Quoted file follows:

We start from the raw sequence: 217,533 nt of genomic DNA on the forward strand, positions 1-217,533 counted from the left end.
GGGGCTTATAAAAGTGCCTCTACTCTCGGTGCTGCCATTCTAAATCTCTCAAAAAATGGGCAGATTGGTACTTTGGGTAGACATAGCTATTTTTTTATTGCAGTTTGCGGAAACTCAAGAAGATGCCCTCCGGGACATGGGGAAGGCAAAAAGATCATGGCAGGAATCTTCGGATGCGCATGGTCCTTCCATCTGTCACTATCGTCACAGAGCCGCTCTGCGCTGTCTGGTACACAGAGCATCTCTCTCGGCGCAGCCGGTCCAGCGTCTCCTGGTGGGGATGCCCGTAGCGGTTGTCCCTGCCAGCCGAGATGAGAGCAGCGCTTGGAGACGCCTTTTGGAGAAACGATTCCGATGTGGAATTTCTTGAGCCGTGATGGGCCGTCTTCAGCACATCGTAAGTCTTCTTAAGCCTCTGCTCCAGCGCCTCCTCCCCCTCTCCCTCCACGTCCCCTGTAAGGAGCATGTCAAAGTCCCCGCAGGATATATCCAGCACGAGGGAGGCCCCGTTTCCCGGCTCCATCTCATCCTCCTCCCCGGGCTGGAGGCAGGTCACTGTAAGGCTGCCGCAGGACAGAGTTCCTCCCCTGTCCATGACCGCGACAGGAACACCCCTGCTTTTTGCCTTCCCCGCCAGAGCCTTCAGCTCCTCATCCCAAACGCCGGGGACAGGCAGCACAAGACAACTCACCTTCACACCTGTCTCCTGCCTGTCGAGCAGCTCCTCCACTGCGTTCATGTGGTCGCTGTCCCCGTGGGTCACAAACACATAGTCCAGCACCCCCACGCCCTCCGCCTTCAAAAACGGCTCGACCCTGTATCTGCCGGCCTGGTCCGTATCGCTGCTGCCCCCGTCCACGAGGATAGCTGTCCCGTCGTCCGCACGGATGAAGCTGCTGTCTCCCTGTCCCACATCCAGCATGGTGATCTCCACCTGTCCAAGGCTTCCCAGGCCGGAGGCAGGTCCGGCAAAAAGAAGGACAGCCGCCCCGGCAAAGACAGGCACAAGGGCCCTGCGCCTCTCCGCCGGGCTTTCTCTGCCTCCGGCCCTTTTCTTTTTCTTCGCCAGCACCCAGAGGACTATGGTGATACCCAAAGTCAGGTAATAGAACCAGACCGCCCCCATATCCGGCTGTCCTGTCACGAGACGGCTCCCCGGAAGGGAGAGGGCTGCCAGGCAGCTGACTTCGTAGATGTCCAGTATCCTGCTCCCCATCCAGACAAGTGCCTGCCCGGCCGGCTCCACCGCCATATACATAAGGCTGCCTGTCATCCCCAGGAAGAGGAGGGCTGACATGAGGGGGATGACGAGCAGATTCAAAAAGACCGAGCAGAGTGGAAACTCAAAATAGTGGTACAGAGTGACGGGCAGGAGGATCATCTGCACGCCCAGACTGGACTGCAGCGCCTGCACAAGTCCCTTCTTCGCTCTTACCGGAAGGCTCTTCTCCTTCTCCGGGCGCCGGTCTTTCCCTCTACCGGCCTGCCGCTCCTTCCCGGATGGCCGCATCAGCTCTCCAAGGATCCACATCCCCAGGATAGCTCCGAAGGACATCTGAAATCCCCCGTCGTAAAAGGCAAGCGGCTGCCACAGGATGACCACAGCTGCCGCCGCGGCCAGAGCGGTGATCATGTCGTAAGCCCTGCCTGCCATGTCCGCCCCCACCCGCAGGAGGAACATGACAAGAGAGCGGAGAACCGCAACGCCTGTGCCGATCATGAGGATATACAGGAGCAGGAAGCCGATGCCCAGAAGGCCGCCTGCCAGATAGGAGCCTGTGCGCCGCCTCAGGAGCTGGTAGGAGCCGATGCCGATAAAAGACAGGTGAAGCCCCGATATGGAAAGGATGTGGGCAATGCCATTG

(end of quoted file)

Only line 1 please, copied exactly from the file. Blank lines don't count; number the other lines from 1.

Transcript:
We start from the raw sequence: 217,533 nt of genomic DNA on the forward strand, positions 1-217,533 counted from the left end.